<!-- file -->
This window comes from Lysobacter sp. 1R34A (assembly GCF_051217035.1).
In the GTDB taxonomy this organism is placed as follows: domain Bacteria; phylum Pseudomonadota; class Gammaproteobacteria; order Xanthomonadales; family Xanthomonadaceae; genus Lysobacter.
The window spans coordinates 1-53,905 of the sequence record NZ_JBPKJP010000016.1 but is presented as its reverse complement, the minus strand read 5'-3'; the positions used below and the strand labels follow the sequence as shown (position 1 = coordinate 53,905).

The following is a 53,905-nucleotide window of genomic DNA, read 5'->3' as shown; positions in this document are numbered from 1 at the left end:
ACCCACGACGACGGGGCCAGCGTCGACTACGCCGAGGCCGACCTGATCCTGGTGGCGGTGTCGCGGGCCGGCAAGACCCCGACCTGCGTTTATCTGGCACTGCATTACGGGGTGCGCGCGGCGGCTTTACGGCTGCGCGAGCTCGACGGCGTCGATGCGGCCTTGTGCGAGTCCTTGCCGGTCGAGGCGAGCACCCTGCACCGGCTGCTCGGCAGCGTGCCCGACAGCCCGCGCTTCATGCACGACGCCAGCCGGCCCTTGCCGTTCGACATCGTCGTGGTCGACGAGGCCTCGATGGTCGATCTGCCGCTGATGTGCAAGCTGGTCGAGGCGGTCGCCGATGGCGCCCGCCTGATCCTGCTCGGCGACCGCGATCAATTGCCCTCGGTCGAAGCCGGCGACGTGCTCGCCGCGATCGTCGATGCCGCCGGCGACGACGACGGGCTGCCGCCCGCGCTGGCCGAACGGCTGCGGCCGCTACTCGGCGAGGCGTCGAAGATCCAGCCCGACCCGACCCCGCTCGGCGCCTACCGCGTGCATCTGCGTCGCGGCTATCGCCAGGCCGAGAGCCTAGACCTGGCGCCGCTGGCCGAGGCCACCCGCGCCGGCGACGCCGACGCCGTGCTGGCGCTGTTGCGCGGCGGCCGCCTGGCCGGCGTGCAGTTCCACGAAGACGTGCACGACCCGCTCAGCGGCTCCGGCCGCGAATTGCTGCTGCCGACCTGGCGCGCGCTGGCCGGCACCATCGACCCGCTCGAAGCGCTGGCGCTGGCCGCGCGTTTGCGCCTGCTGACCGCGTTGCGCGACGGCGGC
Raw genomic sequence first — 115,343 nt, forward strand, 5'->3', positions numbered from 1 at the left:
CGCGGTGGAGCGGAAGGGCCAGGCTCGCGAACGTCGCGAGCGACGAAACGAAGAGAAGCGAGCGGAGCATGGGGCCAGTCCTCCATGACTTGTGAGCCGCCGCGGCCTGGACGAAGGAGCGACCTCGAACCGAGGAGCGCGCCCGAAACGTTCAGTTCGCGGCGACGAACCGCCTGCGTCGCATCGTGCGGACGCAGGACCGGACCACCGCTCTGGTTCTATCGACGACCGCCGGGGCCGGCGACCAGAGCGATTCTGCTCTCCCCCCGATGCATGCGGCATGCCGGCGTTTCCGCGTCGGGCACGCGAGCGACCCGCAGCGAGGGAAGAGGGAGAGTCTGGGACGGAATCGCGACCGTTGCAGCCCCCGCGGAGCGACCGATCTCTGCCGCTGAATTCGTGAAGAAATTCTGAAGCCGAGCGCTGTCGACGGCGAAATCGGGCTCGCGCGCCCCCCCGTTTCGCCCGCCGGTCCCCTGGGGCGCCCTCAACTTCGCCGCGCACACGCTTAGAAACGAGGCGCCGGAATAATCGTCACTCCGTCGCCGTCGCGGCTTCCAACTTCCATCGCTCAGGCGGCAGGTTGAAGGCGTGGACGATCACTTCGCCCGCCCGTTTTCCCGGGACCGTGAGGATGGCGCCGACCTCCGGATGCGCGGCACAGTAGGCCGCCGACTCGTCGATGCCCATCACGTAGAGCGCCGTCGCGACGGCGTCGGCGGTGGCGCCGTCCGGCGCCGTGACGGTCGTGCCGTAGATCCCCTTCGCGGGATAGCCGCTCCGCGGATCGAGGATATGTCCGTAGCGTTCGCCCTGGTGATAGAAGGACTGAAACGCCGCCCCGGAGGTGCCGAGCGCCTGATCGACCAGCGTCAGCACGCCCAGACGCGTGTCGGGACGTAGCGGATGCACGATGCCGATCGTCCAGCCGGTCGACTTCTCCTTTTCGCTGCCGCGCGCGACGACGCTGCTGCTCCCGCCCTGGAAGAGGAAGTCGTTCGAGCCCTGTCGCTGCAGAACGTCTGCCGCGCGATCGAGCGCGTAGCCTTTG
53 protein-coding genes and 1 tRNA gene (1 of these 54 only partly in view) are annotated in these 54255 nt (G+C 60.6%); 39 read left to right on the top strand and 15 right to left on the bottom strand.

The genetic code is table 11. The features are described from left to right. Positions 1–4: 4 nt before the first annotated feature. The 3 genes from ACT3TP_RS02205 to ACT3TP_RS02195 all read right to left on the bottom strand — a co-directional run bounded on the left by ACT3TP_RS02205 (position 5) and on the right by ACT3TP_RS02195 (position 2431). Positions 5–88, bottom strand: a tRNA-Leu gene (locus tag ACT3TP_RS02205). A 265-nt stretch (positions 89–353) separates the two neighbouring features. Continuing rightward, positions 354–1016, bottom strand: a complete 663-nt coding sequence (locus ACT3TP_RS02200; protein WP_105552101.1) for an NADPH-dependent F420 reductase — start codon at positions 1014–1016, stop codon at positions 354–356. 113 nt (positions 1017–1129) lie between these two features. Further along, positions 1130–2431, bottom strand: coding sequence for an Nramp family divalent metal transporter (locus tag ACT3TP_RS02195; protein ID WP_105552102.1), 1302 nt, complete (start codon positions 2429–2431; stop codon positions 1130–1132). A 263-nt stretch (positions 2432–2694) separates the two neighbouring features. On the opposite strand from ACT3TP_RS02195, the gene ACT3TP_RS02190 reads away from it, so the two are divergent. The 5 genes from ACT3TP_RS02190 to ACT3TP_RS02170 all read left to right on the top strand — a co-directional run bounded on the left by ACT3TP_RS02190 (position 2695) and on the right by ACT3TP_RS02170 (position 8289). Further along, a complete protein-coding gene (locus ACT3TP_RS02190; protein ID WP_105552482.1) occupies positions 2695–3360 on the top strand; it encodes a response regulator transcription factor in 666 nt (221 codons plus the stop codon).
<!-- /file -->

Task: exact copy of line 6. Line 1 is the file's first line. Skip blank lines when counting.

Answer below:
Raw genomic sequence first — 115,343 nt, forward strand, 5'->3', positions numbered from 1 at the left: